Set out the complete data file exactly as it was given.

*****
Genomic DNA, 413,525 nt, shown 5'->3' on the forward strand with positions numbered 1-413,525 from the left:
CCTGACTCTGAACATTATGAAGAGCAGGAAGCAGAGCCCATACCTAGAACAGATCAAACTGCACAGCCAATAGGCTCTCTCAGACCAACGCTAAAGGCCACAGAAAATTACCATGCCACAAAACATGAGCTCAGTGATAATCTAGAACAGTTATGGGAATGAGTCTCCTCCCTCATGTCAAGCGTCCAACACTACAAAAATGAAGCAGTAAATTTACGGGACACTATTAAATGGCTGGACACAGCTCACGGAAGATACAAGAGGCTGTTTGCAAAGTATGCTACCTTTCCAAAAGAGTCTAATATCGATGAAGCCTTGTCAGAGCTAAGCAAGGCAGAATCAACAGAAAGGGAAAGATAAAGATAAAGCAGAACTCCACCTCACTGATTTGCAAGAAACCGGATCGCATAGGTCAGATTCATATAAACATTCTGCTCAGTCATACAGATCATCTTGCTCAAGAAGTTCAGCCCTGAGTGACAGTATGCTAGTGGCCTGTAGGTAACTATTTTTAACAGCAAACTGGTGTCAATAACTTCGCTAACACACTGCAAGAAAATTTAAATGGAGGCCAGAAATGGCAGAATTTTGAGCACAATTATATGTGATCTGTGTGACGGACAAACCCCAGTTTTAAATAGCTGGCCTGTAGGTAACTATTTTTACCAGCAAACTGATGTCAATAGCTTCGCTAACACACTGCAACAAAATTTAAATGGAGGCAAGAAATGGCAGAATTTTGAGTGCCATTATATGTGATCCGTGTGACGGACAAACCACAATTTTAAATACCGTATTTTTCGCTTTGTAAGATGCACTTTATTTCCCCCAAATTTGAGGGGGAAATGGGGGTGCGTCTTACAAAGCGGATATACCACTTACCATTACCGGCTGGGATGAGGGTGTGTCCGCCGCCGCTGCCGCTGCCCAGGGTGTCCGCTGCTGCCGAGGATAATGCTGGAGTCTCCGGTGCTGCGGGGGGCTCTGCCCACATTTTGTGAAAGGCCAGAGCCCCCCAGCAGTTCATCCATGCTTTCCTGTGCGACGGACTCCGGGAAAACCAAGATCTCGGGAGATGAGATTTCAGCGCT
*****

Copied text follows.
Genomic DNA, 413,525 nt, shown 5'->3' on the forward strand with positions numbered 1-413,525 from the left:
CCTGACTCTGAACATTATGAAGAGCAGGAAGCAGAGCCCATACCTAGAACAGATCAAACTGCACAGCCAATAGGCTCTCTCAGACCAACGCTAAAGGCCACAGAAAATTACCATGCCACAAAACATGAGCTCAGTGATAATCTAGAACAGTTATGGGAATGAGTCTCCTCCCTCATGTCAAGCGTCCAACACTACAAAAATGAAGCAGTAAATTTACGGGACACTATTAAATGGCTGGACACAGCTCACGGAAGATACAAGAGGCTGTTTGCAAAGTATGCTACCTTTCCAAAAGAGTCTAATATCGATGAAGCCTTGTCAGAGCTAAGCAAGGCAGAATCAACAGAAAGGGAAAGATAAAGATAAAGCAGAACTCCACCTCACTGATTTGCAAGAAACCGGATCGCATAGGTCAGATTCATATAAACATTCTGCTCAGTCATACAGATCATCTTGCTCAAGAAGTTCAGCCCTGAGTGACAGTATGCTAGTGGCCTGTAGGTAACTATTTTTAACAGCAAACTGGTGTCAATAACTTCGCTAACACACTGCAAGAAAATTTAAATGGAGGCCAGAAATGGCAGAATTTTGAGCACAATTATATGTGATCTGTGTGACGGACAAACCCCAGTTTTAAATAGCTGGCCTGTAGGTAACTATTTTTACCAGCAAACTGATGTCAATAGCTTCGCTAACACACTGCAACAAAATTTAAATGGAGGCAAGAAATGGCAGAATTTTGAGTGCCATTATATGTGATCCGTGTGACGGACAAACCACAATTTTAAATACCGTATTTTTCGCTTTGTAAGATGCACTTTATTTCCCCCAAATTTGAGGGGGAAATGGGGGTGCGTCTTACAAAGCGGATATACCACTTACCATTACCGGCTGGGATGAGGGTGTGTCCGCCGCCGCTGCCGCTGCCCAGGGTGTCCGCTGCTGCCGAGGATAATGCTGGAGTCTCCGGTGCTGCGGGGGGCTCTGCCCACATTTTGTGAAAGGCCAGAGCCCCCCAGCAGTTCATCCATGCTTTCCTGTGCGACGGACTCCGGGAAAACCAAGATCTCGGGAGATGAGATTTCAGCGCT